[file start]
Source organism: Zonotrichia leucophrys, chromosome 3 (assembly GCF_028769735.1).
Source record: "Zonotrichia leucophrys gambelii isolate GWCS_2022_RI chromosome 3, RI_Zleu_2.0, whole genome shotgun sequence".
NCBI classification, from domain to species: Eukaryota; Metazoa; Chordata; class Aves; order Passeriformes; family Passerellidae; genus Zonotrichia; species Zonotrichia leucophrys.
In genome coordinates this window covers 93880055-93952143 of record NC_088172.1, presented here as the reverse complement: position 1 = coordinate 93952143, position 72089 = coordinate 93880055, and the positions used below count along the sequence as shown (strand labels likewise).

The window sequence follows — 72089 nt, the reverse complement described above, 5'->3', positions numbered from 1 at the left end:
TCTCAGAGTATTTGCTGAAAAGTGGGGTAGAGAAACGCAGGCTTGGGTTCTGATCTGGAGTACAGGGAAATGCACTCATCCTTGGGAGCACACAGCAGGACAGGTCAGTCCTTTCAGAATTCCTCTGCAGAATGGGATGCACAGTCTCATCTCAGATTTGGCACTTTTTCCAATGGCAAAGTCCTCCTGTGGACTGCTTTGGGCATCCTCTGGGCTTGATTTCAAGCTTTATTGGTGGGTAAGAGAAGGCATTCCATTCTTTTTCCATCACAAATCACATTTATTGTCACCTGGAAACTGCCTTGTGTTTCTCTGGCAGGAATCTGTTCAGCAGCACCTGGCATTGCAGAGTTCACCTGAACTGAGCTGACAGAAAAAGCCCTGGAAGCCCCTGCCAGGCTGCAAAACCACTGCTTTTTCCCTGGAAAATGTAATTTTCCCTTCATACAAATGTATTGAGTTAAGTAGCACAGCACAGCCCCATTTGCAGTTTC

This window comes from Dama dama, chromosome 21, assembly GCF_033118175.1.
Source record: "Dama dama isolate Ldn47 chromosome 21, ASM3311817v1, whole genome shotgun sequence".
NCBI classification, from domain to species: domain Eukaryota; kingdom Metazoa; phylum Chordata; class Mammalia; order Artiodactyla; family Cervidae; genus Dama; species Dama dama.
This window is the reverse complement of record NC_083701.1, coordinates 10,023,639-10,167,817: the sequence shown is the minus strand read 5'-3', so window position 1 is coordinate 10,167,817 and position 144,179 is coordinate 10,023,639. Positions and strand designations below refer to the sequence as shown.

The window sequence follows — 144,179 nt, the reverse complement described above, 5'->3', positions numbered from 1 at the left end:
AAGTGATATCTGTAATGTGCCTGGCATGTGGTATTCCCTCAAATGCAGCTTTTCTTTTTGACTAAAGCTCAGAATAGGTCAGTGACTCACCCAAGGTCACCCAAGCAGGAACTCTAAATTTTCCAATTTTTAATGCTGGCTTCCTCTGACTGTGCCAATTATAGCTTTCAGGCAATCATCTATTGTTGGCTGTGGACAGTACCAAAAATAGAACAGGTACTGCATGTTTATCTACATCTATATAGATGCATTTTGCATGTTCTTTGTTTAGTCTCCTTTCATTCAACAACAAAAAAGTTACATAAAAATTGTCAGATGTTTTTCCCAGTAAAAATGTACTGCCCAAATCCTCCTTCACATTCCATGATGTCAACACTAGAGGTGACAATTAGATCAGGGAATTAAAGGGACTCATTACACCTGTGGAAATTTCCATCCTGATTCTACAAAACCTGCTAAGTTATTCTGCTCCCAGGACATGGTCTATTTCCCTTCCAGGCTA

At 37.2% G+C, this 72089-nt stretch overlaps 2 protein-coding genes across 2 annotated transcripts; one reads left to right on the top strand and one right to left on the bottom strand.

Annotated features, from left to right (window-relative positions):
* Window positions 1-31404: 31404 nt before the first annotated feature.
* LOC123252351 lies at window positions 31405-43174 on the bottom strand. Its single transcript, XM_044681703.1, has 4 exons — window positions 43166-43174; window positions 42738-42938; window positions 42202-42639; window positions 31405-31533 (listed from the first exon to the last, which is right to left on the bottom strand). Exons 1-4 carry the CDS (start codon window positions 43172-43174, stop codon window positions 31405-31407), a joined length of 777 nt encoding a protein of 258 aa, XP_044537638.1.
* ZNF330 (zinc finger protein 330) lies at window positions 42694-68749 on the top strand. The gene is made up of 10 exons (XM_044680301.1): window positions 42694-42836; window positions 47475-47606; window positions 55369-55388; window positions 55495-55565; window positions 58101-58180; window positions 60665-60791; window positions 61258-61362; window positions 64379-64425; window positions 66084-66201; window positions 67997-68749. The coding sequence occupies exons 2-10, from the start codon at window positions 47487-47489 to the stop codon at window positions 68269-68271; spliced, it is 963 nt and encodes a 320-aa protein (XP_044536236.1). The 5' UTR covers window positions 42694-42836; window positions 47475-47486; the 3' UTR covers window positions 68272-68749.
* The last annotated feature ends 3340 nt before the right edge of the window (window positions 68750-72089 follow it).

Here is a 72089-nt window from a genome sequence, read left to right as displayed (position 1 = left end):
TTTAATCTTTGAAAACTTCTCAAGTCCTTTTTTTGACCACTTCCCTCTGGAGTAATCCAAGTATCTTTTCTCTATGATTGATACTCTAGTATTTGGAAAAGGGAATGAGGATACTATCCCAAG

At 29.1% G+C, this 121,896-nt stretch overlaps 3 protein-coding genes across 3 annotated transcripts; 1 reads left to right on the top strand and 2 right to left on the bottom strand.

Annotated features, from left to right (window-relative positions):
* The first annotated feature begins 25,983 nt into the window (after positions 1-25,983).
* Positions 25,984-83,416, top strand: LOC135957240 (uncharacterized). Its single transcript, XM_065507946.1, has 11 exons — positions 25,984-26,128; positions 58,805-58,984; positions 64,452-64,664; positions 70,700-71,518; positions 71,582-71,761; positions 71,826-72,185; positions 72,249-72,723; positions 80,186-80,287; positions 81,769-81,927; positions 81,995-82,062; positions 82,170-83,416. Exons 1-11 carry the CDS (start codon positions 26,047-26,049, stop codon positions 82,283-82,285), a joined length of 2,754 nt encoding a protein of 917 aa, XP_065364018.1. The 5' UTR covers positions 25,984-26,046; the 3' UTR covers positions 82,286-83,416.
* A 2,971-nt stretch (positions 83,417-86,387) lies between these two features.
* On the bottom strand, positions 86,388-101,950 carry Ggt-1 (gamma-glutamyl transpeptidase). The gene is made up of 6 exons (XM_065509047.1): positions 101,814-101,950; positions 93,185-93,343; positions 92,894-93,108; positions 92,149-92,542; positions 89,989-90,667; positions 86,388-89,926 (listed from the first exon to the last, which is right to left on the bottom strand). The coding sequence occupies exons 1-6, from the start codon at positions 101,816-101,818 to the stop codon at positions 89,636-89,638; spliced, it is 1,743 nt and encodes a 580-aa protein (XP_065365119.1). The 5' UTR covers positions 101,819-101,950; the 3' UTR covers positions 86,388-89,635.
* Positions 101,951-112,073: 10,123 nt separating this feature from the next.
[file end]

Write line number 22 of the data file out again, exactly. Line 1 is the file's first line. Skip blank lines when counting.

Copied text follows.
Annotated features, from left to right (window-relative positions):